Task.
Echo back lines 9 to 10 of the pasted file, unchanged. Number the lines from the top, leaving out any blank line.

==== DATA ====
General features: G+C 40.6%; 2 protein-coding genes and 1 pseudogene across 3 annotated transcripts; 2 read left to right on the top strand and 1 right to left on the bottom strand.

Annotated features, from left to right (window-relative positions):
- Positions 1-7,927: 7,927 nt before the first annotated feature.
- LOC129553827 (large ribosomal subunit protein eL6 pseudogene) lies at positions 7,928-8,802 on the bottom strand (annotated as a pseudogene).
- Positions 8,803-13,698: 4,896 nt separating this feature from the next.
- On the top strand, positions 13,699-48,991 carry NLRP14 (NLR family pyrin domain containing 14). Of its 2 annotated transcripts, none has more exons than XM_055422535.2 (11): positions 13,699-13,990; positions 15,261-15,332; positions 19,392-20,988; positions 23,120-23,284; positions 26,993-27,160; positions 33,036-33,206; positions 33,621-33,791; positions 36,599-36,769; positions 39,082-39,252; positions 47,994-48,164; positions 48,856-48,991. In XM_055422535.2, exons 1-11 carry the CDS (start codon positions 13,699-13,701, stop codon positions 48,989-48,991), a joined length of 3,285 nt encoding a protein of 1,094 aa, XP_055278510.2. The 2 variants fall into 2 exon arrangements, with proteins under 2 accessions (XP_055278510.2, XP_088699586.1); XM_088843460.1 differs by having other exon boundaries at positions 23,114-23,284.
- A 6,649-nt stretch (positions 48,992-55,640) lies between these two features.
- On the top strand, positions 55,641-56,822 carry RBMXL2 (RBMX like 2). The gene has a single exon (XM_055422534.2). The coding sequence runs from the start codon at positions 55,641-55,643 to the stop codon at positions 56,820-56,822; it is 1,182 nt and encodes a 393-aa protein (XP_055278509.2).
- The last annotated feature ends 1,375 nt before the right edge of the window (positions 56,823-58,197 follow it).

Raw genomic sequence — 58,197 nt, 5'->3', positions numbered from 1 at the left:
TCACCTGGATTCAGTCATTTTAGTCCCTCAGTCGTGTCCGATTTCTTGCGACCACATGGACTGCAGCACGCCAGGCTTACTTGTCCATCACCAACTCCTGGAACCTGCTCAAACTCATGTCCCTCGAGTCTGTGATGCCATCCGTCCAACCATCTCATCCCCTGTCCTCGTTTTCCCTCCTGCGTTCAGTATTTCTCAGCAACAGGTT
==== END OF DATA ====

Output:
- The last annotated feature ends 1,375 nt before the right edge of the window (positions 56,823-58,197 follow it).

Raw genomic sequence — 58,197 nt, 5'->3', positions numbered from 1 at the left: